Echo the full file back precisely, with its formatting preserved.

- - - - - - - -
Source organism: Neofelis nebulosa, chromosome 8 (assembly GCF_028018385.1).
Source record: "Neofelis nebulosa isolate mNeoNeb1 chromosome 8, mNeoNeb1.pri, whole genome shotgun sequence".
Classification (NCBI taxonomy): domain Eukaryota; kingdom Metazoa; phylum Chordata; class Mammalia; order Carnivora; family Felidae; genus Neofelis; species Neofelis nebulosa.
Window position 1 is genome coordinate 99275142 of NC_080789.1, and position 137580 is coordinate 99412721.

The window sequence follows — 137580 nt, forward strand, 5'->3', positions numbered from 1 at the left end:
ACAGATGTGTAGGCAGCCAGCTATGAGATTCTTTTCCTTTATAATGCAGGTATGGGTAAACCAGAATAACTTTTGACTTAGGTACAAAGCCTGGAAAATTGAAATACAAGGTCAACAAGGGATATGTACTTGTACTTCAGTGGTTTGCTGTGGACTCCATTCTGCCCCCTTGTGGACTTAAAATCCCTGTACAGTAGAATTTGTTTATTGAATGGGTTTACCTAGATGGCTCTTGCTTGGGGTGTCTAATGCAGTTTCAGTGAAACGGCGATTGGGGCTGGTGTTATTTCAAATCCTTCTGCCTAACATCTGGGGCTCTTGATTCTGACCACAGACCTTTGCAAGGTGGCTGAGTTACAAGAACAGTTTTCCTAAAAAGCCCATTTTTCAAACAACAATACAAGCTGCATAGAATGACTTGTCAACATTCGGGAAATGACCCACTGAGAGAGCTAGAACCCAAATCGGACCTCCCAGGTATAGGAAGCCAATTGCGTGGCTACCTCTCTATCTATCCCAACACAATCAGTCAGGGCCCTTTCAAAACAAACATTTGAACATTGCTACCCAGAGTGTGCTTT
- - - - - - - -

Source organism: Neofelis nebulosa, chromosome 8 (assembly GCF_028018385.1).
Source record: "Neofelis nebulosa isolate mNeoNeb1 chromosome 8, mNeoNeb1.pri, whole genome shotgun sequence".
Classification (NCBI taxonomy): domain Eukaryota; kingdom Metazoa; phylum Chordata; class Mammalia; order Carnivora; family Felidae; genus Neofelis; species Neofelis nebulosa.
Window position 1 is genome coordinate 99275142 of NC_080789.1, and position 137580 is coordinate 99412721.

The window sequence follows — 137580 nt, forward strand, 5'->3', positions numbered from 1 at the left end:
ACAGATGTGTAGGCAGCCAGCTATGAGATTCTTTTCCTTTATAATGCAGGTATGGGTAAACCAGAATAACTTTTGACTTAGGTACAAAGCCTGGAAAATTGAAATACAAGGTCAACAAGGGATATGTACTTGTACTTCAGTGGTTTGCTGTGGACTCCATTCTGCCCCCTTGTGGACTTAAAATCCCTGTACAGTAGAATTTGTTTATTGAATGGGTTTACCTAGATGGCTCTTGCTTGGGGTGTCTAATGCAGTTTCAGTGAAACGGCGATTGGGGCTGGTGTTATTTCAAATCCTTCTGCCTAACATCTGGGGCTCTTGATTCTGACCACAGACCTTTGCAAGGTGGCTGAGTTACAAGAACAGTTTTCCTAAAAAGCCCATTTTTCAAACAACAATACAAGCTGCATAGAATGACTTGTCAACATTCGGGAAATGACCCACTGAGAGAGCTAGAACCCAAATCGGACCTCCCAGGTATAGGAAGCCAATTGCGTGGCTACCTCTCTATCTATCCCAACACAATCAGTCAGGGCCCTTTCAAAACAAACATTTGAACATTGCTACCCAGAGTGTGCTTT